10 Tips for Managers Leading Through Challenging Times

16 APR 2020

As we continue to navigate the profound impact of COVID-19, employees across all industries are juggling personal demands while trying to keep up with work. During these uncertain times, managers play a significant role in looking out for their team, understanding unique personal circumstances, and creating an open and supportive environment.

We sat down with members of our Learning team in Human Capital Management to round up a list of tips for managers to keep in mind during these challenging times.  These tips were developed by the team and shared with Goldman Sachs managers throughout the firm as part of the ongoing advice and support of their leadership development and we wanted to share more broadly.

  1. Set the tone; act as though all eyes are on you (because they are)
    As a leader you set the tone for your entire team. People will look to your actions as a model for their own. It’s important to role model positive energy. Steer clear of cynical comments, and try to frame challenges as growth opportunities. 
  2. Acknowledge that this is a challenging time and display empathy
    We are living through incredibly challenging times and undoubtedly this causes worry, uncertainty and competing priorities. As a manager, empathy is key during times of crisis. Check in, listen with care and curiosity, and work with your team members to find solutions on how to best manage work and life priorities. 
  3. Communicate more than usual
    Cascade relevant information in real-time. Use team and one-on-one meetings as forums to encourage your team to raise concerns and ask questions. Even if you don’t have all of the answers, be transparent with your team and demonstrate that you are in this together.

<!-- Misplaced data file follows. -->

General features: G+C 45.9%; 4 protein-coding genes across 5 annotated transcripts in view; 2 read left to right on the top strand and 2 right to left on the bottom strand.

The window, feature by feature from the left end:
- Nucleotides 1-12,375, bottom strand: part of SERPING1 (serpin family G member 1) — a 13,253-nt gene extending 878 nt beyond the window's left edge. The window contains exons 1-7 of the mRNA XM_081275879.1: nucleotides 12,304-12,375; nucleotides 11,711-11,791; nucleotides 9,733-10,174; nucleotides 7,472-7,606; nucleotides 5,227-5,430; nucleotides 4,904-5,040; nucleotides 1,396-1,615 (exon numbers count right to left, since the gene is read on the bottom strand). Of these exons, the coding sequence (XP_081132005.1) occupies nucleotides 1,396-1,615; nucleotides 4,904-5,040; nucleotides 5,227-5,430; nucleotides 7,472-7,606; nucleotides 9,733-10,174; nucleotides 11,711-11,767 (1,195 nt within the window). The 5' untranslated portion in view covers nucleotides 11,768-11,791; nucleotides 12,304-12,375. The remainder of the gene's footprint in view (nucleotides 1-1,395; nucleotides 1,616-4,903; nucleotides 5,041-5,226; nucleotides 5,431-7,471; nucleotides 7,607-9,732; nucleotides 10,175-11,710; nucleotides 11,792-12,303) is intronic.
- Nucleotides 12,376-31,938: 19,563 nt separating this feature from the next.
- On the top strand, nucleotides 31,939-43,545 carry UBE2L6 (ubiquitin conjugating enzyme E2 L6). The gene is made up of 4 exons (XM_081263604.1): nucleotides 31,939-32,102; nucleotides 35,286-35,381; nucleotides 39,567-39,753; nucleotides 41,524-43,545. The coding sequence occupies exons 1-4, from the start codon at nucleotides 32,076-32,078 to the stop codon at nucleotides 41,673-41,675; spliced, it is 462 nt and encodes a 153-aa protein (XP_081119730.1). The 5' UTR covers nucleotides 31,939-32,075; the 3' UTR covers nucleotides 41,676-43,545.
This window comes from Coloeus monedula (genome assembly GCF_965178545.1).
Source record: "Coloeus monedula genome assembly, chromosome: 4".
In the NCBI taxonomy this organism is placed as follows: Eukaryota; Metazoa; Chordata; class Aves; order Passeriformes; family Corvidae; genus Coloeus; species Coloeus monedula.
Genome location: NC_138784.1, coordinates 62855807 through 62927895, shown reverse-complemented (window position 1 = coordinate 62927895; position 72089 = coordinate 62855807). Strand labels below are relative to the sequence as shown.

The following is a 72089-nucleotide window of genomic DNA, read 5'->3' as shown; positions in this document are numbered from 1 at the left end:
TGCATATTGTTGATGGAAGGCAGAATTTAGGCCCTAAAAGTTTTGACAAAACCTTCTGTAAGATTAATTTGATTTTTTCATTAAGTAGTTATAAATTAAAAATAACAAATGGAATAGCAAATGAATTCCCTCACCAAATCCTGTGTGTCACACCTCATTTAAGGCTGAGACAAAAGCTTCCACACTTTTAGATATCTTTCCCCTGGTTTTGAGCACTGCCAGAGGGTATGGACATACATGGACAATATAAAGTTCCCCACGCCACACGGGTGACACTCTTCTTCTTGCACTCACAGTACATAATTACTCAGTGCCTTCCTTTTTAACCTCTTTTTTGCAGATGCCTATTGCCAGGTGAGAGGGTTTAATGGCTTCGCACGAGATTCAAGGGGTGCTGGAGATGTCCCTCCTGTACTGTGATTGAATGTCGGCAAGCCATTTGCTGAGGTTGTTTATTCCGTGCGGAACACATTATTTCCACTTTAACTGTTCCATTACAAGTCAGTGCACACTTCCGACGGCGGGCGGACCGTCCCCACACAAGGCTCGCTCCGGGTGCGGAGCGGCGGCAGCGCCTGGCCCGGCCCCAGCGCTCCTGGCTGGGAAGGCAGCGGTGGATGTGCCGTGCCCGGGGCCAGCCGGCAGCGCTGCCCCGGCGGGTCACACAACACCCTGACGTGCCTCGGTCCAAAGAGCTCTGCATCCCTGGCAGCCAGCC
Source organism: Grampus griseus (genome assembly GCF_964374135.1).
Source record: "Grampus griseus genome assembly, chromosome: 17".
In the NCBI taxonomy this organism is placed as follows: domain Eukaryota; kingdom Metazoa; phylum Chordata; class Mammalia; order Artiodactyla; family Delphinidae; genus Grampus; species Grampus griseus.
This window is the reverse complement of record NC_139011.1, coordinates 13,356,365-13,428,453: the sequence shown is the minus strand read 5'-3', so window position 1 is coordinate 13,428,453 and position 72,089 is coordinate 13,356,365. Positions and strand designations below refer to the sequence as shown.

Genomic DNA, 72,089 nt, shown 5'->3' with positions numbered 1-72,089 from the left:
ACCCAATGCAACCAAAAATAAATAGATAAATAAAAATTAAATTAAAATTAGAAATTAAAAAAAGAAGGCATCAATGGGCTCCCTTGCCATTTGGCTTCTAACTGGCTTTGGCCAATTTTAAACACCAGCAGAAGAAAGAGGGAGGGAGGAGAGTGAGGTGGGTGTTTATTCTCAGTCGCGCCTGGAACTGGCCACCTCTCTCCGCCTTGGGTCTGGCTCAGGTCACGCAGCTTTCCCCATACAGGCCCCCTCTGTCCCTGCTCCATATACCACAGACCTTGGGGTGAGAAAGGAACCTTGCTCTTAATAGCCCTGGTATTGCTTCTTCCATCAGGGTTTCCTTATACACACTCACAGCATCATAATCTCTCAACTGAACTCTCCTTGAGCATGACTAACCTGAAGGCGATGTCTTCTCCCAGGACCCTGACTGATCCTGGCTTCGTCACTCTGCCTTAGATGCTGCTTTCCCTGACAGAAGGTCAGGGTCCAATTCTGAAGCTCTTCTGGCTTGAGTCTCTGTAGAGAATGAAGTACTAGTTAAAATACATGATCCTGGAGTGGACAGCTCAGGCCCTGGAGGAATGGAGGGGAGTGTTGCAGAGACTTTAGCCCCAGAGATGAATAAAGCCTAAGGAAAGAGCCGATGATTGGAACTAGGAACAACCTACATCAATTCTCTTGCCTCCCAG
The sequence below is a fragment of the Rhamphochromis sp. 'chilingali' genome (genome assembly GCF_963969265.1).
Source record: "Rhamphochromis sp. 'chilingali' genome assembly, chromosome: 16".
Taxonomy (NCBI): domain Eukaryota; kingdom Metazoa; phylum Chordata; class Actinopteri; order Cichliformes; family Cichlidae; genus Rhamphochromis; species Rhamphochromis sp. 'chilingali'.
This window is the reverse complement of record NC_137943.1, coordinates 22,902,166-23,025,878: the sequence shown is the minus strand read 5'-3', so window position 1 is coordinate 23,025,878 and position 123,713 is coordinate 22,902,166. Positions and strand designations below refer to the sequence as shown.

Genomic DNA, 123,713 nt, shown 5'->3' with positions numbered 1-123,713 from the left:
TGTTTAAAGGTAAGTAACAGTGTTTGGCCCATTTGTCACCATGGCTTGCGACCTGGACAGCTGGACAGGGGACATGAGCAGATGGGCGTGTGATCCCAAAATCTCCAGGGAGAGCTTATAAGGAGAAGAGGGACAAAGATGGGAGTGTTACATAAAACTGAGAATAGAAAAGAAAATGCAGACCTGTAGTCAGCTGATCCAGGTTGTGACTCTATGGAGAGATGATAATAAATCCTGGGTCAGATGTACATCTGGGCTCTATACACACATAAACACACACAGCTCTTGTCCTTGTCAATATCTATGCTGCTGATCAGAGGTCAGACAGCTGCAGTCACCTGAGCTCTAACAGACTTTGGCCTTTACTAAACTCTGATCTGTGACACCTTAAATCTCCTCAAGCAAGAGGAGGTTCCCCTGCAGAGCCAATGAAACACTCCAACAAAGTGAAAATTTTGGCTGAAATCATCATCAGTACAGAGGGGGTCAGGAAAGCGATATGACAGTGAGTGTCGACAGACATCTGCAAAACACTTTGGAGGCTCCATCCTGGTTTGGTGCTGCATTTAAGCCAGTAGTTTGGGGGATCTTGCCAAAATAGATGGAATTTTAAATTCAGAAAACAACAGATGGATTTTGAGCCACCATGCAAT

4. Connect with your team more regularly
    During this period of “physical distancing”, feelings of isolation may grow. Make an effort to informally check-in with your team and leverage digital platforms to stay connected virtually. 
  5. Emphasize the importance of resilience
    Speak openly to your team about maintaining and strengthening resilience. Invite team members to create boundaries for themselves and focus on their mental and physical wellbeing – whether that be making time for exercise, meditation or other activities.
  6. Help your team re-prioritize and operate with a long-term view 
    Provide guidance on what priorities should be, recognizing it may be unrealistic to be on top of everything. Communicate the importance of individual roles to a larger purpose – team, firm, community. Without dismissing any present concerns, talk to your people about any personal experiences related to past dynamic cycles, what helped you and the broader organization navigate though the disruption, and how you can apply those tactics in the current environment.
  7. Listen
    More important than ever is to make time to listen and understand. Listening to people goes a long way. Active listening is a powerful tool in harnessing emotion in a positive way. Explore your team’s challenges and what is within your control to address.
  8. Encourage flexibility and actively support it 
    Ask each team member what works for them; remember each of your team members will have a different way of structuring the way they work in light of personal circumstances. Having an open conversation and collectively finding a solution will allow them to operate at the best of their ability.
  9. Show gratitude
    Studies show that demonstrating gratitude increases one’s overall sense of wellbeing and ability to manage stress. In challenging times, people are more stressed and face increased pressure; so remind yourself and your team to say ‘thank you’ to each other – everyone is doing their best. 
  10. Remind team to access resources available 
    Many companies, like Goldman Sachs, have many resources available to support their people during challenging times, including paid leave programs, resilience platforms, digital learning and counseling services. It is important to make sure they are aware of these resources and feel comfortable using them.